Reading I & Q from a binary file

Hi.
I have sampled a FM signal and saved it to a file using
‘usrp_rx_cfile.py’.
I have checked the file by demodulating it using ‘wfm_rcv_file.py’ and
everything works fine. I am now trying to read the file using LabView.
The
tutorial by Dawei Shen says the data is 16 bit signed integers in I
followed
by Q format. What I read in LabView is: each I sample is zero, and Q
values
range from 0 to ±32000 (see figure).

Are these values reasonable?? Should the inphase sample be zero?? I
doesn’t
seem right to me… Is it definitely I followed by Q, am I a word out??
I
have tried with a few different files, but I get the same results.

Any help appreciated
Regards Paul

On Sun, Jun 25, 2006 at 10:49:03PM +0000, paul munro wrote:

Hi.
I have sampled a FM signal and saved it to a file using ‘usrp_rx_cfile.py’.
I have checked the file by demodulating it using ‘wfm_rcv_file.py’ and
everything works fine. I am now trying to read the file using LabView. The
tutorial by Dawei Shen says the data is 16 bit signed integers in I
followed by Q format. What I read in LabView is: each I sample is zero, and
Q values range from 0 to ±32000 (see figure).

The output of usrp_rx_cfile depends on the command line options you
use. It saves files either with 16-bit I & Q, or 32-bit float I & Q
(complex).
By default it writes complex.

Are these values reasonable?? Should the inphase sample be zero?? I doesn’t
seem right to me… Is it definitely I followed by Q, am I a word out?? I
have tried with a few different files, but I get the same results.

No, this doesn’t sound reasonable. It’s highly unlikely that every
other sample is zero.

If you are expecting 16-bit I & Q, try using usrp_rx_cfile with the -s
command line option.

FYI, most of the examples understand --help. E.g.,

[[email protected] usrp]$ ./usrp_rx_cfile.py --help
audio: using audio_alsa
usage: usrp_rx_cfile.py: [options] output_filename

options:
  -h, --help            show this help message and exit
  -R RX_SUBDEV_SPEC, --rx-subdev-spec=RX_SUBDEV_SPEC
		    select USRP Rx side A or B (default=A)
  -d DECIM, --decim=DECIM
		    set fgpa decimation rate to DECIM [default=16]
  -f FREQ, --freq=FREQ  set frequency to FREQ
  -g GAIN, --gain=GAIN  set gain in dB (default is midpoint)
  -8, --width-8         Enable 8-bit samples across USB
  --no-hb               don't use halfband filter in usrp
  -s, --output-shorts   output interleaved shorts in stead of 

complex floats
-N NSAMPLES, --nsamples=NSAMPLES
number of samples to collect [default=+inf]

Eric

I have updated from CVS and re-recorded a new file using complex types
and
the gain set to 20.

LabView is able to read in any type, so I have defined it to read single
precision floats (assuming the first 32 bits are I and the second 32
bits
are Q).
I have also read straight into a complex type and obtain the same
results.

I now have I and Q values as I should. The values are in the range of
10^-41. Has anyone looked at the sampled values from the USRP before?? I
am
using the basic daughter board with no front end. I want to check that
these
values are reasonable. D Shens tutorial mentions the PGA amplifies the
signal to a dynamic range of ±1???
I want to make sure the values are ok before moving on the next stage.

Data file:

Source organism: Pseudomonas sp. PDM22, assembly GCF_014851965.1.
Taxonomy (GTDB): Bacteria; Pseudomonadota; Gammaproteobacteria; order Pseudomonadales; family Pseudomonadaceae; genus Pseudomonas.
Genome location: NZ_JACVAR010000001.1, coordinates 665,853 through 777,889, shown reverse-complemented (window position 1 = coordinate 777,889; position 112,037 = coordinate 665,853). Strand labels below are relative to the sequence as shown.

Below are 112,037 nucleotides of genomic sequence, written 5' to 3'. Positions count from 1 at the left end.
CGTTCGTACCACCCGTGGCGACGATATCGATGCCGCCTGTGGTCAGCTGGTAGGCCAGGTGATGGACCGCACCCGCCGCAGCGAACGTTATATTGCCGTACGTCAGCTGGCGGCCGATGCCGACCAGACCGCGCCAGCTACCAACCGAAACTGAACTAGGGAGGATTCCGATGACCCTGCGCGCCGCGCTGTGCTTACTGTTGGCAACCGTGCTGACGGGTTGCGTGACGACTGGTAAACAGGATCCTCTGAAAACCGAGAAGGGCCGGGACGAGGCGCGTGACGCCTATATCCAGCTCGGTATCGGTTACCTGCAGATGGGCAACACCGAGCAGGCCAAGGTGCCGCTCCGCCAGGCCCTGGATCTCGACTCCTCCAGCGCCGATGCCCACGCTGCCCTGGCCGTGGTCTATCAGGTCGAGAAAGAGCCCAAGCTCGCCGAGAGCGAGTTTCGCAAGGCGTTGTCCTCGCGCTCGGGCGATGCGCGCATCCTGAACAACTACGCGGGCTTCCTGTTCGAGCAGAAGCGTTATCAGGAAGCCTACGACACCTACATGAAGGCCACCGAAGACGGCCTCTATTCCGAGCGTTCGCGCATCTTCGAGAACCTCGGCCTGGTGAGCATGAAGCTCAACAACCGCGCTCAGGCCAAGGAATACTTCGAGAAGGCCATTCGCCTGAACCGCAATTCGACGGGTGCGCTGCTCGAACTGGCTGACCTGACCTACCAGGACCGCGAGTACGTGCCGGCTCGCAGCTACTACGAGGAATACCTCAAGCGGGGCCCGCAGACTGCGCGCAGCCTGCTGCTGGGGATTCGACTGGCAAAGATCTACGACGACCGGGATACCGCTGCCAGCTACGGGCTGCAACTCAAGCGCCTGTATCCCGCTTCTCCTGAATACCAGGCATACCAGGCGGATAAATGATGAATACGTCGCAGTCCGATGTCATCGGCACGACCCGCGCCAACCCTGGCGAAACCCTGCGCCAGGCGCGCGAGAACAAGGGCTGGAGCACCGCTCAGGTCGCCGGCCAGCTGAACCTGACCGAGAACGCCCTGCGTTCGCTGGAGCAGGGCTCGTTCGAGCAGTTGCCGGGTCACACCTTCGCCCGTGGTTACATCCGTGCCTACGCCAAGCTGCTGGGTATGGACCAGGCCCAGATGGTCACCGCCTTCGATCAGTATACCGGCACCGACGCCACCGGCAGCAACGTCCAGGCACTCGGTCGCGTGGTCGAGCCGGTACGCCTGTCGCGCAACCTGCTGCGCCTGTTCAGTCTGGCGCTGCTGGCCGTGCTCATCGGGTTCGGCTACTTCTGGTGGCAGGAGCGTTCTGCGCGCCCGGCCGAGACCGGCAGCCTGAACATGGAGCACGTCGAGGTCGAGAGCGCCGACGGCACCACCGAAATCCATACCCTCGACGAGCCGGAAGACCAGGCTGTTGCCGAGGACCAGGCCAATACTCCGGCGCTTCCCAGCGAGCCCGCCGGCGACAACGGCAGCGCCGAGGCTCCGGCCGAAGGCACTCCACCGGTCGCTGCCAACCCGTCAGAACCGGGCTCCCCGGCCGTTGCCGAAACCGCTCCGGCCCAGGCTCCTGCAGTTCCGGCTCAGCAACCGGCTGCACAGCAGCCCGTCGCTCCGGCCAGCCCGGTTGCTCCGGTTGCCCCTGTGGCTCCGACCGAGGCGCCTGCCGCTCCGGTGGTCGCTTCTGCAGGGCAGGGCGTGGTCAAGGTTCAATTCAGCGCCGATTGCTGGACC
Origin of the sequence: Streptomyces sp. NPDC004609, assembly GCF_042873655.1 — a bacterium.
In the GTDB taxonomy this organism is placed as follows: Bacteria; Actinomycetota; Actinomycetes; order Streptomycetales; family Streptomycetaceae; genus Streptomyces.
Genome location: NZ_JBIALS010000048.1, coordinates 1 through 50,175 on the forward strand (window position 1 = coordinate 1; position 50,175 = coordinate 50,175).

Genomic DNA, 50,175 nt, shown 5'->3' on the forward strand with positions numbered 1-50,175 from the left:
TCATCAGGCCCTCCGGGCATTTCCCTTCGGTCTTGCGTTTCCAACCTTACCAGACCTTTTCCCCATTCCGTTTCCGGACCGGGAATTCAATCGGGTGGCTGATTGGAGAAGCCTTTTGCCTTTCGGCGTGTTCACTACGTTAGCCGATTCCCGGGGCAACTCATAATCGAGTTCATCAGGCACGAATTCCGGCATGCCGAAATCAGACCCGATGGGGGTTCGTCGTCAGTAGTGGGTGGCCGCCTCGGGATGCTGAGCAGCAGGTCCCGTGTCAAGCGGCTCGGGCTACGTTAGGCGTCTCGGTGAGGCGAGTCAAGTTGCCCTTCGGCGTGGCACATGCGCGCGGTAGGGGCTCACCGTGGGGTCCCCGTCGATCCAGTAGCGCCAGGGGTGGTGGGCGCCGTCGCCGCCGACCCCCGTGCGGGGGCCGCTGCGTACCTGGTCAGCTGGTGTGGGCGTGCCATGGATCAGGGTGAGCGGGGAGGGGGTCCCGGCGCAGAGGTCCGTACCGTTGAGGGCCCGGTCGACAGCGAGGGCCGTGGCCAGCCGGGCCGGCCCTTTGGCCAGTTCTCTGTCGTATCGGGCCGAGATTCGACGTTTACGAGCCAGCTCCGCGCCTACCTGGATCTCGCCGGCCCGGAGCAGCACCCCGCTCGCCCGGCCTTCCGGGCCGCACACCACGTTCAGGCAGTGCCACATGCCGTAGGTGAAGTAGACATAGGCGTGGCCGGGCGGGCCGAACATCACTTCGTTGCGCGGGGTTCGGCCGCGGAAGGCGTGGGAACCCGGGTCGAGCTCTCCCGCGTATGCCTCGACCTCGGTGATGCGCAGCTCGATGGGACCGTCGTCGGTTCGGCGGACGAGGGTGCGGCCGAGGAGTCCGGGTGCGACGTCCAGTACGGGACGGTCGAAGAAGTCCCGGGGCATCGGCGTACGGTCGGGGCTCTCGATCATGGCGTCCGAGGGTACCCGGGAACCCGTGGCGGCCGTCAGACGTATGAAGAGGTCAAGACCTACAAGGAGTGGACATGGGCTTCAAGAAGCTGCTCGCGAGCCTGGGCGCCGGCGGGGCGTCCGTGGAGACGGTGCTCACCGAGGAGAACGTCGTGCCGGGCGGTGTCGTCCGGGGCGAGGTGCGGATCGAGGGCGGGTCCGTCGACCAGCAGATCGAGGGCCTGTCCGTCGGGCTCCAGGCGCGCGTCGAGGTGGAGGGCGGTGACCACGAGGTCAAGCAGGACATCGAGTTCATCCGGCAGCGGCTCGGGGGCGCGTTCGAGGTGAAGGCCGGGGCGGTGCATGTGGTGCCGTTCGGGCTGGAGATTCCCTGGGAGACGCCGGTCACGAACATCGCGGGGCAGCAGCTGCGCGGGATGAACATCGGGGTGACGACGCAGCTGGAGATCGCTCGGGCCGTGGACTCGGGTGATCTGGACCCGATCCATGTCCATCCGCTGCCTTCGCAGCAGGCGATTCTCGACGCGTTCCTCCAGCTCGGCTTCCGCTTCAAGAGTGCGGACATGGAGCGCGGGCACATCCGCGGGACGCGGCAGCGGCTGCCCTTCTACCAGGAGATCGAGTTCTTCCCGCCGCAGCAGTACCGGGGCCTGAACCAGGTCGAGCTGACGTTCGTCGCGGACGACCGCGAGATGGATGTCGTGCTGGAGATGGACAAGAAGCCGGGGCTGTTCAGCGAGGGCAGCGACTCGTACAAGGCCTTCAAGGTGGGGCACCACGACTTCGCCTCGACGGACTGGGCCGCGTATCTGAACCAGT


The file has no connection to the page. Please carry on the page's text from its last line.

Regards
Paul

I have checked the file by demodulating it using ‘wfm_rcv_file.py’ and
By default it writes complex.
If you are expecting 16-bit I & Q, try using usrp_rx_cfile with the -s
-h, --help show this help message and exit
-N NSAMPLES, --nsamples=NSAMPLES
number of samples to collect [default=+inf]

Eric


Need more speed? Get Xtra Broadband @
http://jetstream.xtra.co.nz/chm/0,,202853-1000,00.html

On Wed, Jun 28, 2006 at 06:00:13AM +0000, paul munro wrote:

I have updated from CVS and re-recorded a new file using complex types and
the gain set to 20.

OK.

LabView is able to read in any type, so I have defined it to read single
precision floats (assuming the first 32 bits are I and the second 32 bits
are Q). I have also read straight into a complex type and obtain the
same results.

OK.

I now have I and Q values as I should. The values are in the range of
10^-41. Has anyone looked at the sampled values from the USRP before??

Yes :wink:

Why don’t you start with something like
gnuradio-examples/python/usrp/usrp_oscope.py which will show you what
we think the values are. [Sorry, no experience with LABVIEW.]

./usrp_oscope.py -g 20

Or if you’ve got octave or matlab installed, set the path for that
tool to include gnuradio-core/src/utils (take a look in that
directory). For octave edit ~/.octaverc and put this line in it:

LOADPATH=":~/gr-build/gnuradio-core/src/utils";

Then try:

$ octave
octave:1> d = read_complex_binary(‘name_of_file.dat’, 1e6);
octave:2> plot(real(d(1:1000)))
octave:3> plot(imag(d(1:1000)))

I am using the basic daughter board with no front end. I want to check that
these values are reasonable.

If you’ve got a signal generator, try connecting a 10 MHz signal with
a peak to peak amplitude of about 0.5V to the RX-A or RX-B inputs on
the Basic Rx daughterboard.

Then try one or both of these:

./usrp_fft.py -f 10M -g 20

./usrp_oscope.py -f 10M -g 20

D Shens tutorial mentions the PGA amplifies
the signal to a dynamic range of ±1???
I want to make sure the values are ok before moving on the next stage.

The values that you’ll see from usrp.souce_c(…) are in (-1.0, +1.0).
The smallest value you’ll see is about +/- 3e-5 (== 1.0/32768).
If you’re seeing 1e-41 I think you’ve still got a problem with
LABVIEW’s handling of binary input values.

The -g option sets the gain of the PGA. On the Basic Rx
daughterboard, the gain ranges from 0dB to 20dB by 0.1 dB steps.

Eric

This forum is not affiliated to the Ruby language, Ruby on Rails framework, nor any Ruby applications discussed here.

| Privacy Policy | Terms of Service | Remote Ruby Jobs